Author Topic: Time to rebalance some of my VTSAX?  (Read 676 times)

Easye418

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Time to rebalance some of my VTSAX?
« on: December 30, 2020, 11:56:50 AM »
All,

Objective: cheap, no work index funds.  I don't mind having a little speculative/gamble type investment in my portfolio.

Age: 31

Portfolio: 90% VTSAX/ 10% VTIAX

Avg return: 11.9% over like 8 years. 

I was considering moving into something like 70% VTSAX/ 20% VTIAX/ 10% QQQ.  I figured gain more exposure internationally and take a piece of my pie to speculate with it.  However, VTSAX is normally very highly rated, very cheap, and has performed with the market.  Is it crazy?  Should I just stick it out with what I have?  Consider moving into a portion of bonds?

Appreciate any insight.

nemmm

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Re: Time to rebalance some of my VTSAX?
« Reply #1 on: December 31, 2020, 11:30:58 AM »
Re balancing periodically is a good idea. Some people hold 100% VTSAX only (J. L. Collins’ Simple Path recommendation), with the theory that most large US companies are international which provides some diversification. Others add VTIAX and others to gain more diversification, or any other combination to try to "tilt" towards a certain geographic region, industry, or company size, or add bonds.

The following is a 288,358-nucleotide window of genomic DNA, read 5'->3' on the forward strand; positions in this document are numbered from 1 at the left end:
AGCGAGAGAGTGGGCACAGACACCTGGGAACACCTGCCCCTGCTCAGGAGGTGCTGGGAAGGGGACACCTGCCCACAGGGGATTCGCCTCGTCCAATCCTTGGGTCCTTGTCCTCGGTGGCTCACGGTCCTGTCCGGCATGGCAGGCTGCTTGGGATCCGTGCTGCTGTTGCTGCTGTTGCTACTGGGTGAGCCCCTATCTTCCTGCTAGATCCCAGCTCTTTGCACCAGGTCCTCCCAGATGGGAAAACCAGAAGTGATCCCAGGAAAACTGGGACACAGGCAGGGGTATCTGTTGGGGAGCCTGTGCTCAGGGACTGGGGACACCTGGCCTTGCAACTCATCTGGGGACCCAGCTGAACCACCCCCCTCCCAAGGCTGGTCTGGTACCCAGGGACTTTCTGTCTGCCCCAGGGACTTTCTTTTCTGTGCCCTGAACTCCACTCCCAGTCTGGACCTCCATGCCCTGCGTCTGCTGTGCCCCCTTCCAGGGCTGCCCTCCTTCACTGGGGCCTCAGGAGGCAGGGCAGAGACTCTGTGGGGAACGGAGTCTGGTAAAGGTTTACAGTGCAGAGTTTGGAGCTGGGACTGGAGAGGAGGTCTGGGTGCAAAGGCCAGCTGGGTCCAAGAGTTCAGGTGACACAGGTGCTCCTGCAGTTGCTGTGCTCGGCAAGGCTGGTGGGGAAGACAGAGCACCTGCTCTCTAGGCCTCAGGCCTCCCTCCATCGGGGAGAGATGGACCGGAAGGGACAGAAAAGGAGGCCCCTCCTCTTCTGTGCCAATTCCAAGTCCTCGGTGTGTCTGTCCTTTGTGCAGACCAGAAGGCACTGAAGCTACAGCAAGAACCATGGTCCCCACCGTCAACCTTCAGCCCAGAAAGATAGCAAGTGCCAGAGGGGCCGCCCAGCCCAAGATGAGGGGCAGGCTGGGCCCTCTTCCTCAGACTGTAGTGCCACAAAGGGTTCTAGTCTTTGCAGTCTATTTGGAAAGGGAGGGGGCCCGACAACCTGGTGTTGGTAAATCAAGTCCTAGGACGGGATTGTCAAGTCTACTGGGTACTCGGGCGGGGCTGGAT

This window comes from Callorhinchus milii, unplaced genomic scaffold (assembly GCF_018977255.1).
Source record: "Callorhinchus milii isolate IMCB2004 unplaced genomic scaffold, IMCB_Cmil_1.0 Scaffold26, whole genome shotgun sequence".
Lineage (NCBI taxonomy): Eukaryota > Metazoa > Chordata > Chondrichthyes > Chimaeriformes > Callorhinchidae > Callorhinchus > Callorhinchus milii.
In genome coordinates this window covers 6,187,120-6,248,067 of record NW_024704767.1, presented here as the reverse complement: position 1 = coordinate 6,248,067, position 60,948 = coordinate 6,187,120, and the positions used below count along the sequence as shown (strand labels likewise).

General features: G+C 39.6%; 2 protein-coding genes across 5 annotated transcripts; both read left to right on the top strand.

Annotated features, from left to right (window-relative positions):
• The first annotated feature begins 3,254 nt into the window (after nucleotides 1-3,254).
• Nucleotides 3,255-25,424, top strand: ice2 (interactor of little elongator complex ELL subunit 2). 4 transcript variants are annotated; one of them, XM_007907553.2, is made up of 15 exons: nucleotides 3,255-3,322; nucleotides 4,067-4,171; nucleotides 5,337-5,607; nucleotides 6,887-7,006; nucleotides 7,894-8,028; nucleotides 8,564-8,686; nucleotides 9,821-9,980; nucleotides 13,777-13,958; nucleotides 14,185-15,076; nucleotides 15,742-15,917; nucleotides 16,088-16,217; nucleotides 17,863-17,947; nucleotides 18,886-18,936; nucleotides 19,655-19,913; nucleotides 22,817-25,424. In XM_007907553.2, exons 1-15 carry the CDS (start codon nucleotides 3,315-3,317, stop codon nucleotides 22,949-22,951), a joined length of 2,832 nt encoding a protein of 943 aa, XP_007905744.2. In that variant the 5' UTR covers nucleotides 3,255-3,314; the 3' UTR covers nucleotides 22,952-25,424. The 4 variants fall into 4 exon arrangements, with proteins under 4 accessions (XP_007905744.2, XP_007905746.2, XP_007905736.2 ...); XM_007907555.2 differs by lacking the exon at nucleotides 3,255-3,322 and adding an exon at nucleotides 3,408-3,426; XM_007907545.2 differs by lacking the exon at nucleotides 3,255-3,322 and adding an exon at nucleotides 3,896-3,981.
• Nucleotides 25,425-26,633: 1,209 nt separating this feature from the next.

I caution about "tilting" because it can lead to timing and emotional trading which rarely works out well. Set an asset allocation and periodic re-balance as needed is about as simple as one can get.

My opinion for most people who want a totally hands off approach is to either buy the vanguard target date index fund for the year they plan on retiring, or to approximate its holdings within your existing accounts. The latter is not quite as simple, but does allow for tax-efficient placement, for example holding bonds in a retirement account (IRA or 401K) and more tax-friendly (VTSAX) in taxable brokerage accounts. Here are the holdings of the 2055 target date fund as of now: https://personal.vanguard.com/us/funds/snapshot?TTVETF=VETFTEST&FundId=1487&FundIntExt=INT#tab=2

Speaking of taxes- this is pretty important to consider in your situation. If you plan on selling VTSAX from a taxable account to re-balance, you will pay taxes when selling. If you are selling shares held less than a year, you will pay even more taxes. If you are in a taxable account, you might be better off either stopping automatic dividend re-investment and instead using them to purchase VTIAX or just directing all new investment to VTIAX until you reach your target.

VTSAX certainly holds everything in QQQ. Buying QQQ would be reducing your diversification, not increasing it. If it is your goal to increase concentration of nasdaq 100 companies, go for it, otherwise just stick with VTSAX.
You can compare holdings here:
https://ycharts.com/companies/QQQ/holdings
https://ycharts.com/companies/VTI/holdings
« Last Edit: December 31, 2020, 11:32:42 AM by nemmm »

Easye418

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Re: Time to rebalance some of my VTSAX?